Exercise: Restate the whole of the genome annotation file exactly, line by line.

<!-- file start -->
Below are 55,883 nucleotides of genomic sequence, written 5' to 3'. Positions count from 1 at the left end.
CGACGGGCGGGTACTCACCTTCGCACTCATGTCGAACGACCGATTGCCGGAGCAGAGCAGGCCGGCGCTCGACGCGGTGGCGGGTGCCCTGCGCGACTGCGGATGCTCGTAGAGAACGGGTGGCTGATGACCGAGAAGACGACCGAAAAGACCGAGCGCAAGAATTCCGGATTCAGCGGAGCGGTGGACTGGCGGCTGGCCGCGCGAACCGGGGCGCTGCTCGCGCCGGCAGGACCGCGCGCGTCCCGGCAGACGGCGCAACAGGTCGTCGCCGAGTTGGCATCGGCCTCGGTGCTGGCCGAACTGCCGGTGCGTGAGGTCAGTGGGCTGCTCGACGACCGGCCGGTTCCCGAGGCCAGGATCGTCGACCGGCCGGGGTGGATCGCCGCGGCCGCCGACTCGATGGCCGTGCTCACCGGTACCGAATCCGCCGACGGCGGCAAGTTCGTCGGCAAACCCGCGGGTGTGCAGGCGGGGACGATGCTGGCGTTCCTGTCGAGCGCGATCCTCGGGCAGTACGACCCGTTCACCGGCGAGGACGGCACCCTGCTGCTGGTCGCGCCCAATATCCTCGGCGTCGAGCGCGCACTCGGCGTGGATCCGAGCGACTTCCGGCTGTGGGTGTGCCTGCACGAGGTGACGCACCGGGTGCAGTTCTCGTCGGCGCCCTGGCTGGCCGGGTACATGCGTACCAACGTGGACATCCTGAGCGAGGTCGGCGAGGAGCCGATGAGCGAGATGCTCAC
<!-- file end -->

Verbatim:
Below are 55,883 nucleotides of genomic sequence, written 5' to 3'. Positions count from 1 at the left end.
CGACGGGCGGGTACTCACCTTCGCACTCATGTCGAACGACCGATTGCCGGAGCAGAGCAGGCCGGCGCTCGACGCGGTGGCGGGTGCCCTGCGCGACTGCGGATGCTCGTAGAGAACGGGTGGCTGATGACCGAGAAGACGACCGAAAAGACCGAGCGCAAGAATTCCGGATTCAGCGGAGCGGTGGACTGGCGGCTGGCCGCGCGAACCGGGGCGCTGCTCGCGCCGGCAGGACCGCGCGCGTCCCGGCAGACGGCGCAACAGGTCGTCGCCGAGTTGGCATCGGCCTCGGTGCTGGCCGAACTGCCGGTGCGTGAGGTCAGTGGGCTGCTCGACGACCGGCCGGTTCCCGAGGCCAGGATCGTCGACCGGCCGGGGTGGATCGCCGCGGCCGCCGACTCGATGGCCGTGCTCACCGGTACCGAATCCGCCGACGGCGGCAAGTTCGTCGGCAAACCCGCGGGTGTGCAGGCGGGGACGATGCTGGCGTTCCTGTCGAGCGCGATCCTCGGGCAGTACGACCCGTTCACCGGCGAGGACGGCACCCTGCTGCTGGTCGCGCCCAATATCCTCGGCGTCGAGCGCGCACTCGGCGTGGATCCGAGCGACTTCCGGCTGTGGGTGTGCCTGCACGAGGTGACGCACCGGGTGCAGTTCTCGTCGGCGCCCTGGCTGGCCGGGTACATGCGTACCAACGTGGACATCCTGAGCGAGGTCGGCGAGGAGCCGATGAGCGAGATGCTCAC